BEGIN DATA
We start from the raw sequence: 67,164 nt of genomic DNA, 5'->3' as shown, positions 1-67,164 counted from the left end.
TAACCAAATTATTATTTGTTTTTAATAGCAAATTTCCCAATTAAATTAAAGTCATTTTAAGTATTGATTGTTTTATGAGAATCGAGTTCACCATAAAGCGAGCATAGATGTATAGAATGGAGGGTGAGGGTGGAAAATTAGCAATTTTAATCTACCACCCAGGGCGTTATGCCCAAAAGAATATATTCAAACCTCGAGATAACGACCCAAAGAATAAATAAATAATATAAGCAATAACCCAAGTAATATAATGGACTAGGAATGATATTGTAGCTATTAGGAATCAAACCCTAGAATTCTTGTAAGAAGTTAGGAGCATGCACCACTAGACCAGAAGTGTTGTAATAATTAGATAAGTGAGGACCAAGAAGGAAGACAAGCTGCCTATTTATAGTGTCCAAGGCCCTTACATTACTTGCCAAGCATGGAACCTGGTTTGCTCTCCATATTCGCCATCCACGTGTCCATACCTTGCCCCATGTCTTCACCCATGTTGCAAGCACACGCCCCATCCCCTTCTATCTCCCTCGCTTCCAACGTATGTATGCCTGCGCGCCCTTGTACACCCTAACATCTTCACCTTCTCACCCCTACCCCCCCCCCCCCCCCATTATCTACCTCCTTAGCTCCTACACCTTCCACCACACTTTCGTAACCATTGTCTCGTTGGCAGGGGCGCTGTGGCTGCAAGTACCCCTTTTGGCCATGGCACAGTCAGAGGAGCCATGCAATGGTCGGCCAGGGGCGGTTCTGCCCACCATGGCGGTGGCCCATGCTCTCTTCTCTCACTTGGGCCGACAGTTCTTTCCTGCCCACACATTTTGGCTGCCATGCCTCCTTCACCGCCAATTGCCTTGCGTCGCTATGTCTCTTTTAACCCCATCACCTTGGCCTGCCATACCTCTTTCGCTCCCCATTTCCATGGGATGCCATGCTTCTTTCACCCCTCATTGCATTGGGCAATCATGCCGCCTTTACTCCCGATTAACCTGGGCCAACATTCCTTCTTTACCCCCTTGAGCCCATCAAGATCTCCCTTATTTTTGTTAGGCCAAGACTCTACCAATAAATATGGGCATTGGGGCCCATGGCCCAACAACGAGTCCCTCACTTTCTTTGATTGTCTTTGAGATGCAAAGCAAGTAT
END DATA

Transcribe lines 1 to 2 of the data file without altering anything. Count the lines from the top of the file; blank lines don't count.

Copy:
We start from the raw sequence: 67,164 nt of genomic DNA, 5'->3' as shown, positions 1-67,164 counted from the left end.
TAACCAAATTATTATTTGTTTTTAATAGCAAATTTCCCAATTAAATTAAAGTCATTTTAAGTATTGATTGTTTTATGAGAATCGAGTTCACCATAAAGCGAGCATAGATGTATAGAATGGAGGGTGAGGGTGGAAAATTAGCAATTTTAATCTACCACCCAGGGCGTTATGCCCAAAAGAATATATTCAAACCTCGAGATAACGACCCAAAGAATAAATAAATAATATAAGCAATAACCCAAGTAATATAATGGACTAGGAATGATATTGTAGCTATTAGGAATCAAACCCTAGAATTCTTGTAAGAAGTTAGGAGCATGCACCACTAGACCAGAAGTGTTGTAATAATTAGATAAGTGAGGACCAAGAAGGAAGACAAGCTGCCTATTTATAGTGTCCAAGGCCCTTACATTACTTGCCAAGCATGGAACCTGGTTTGCTCTCCATATTCGCCATCCACGTGTCCATACCTTGCCCCATGTCTTCACCCATGTTGCAAGCACACGCCCCATCCCCTTCTATCTCCCTCGCTTCCAACGTATGTATGCCTGCGCGCCCTTGTACACCCTAACATCTTCACCTTCTCACCCCTACCCCCCCCCCCCCCCCATTATCTACCTCCTTAGCTCCTACACCTTCCACCACACTTTCGTAACCATTGTCTCGTTGGCAGGGGCGCTGTGGCTGCAAGTACCCCTTTTGGCCATGGCACAGTCAGAGGAGCCATGCAATGGTCGGCCAGGGGCGGTTCTGCCCACCATGGCGGTGGCCCATGCTCTCTTCTCTCACTTGGGCCGACAGTTCTTTCCTGCCCACACATTTTGGCTGCCATGCCTCCTTCACCGCCAATTGCCTTGCGTCGCTATGTCTCTTTTAACCCCATCACCTTGGCCTGCCATACCTCTTTCGCTCCCCATTTCCATGGGATGCCATGCTTCTTTCACCCCTCATTGCATTGGGCAATCATGCCGCCTTTACTCCCGATTAACCTGGGCCAACATTCCTTCTTTACCCCCTTGAGCCCATCAAGATCTCCCTTATTTTTGTTAGGCCAAGACTCTACCAATAAATATGGGCATTGGGGCCCATGGCCCAACAACGAGTCCCTCACTTTCTTTGATTGTCTTTGAGATGCAAAGCAAGTAT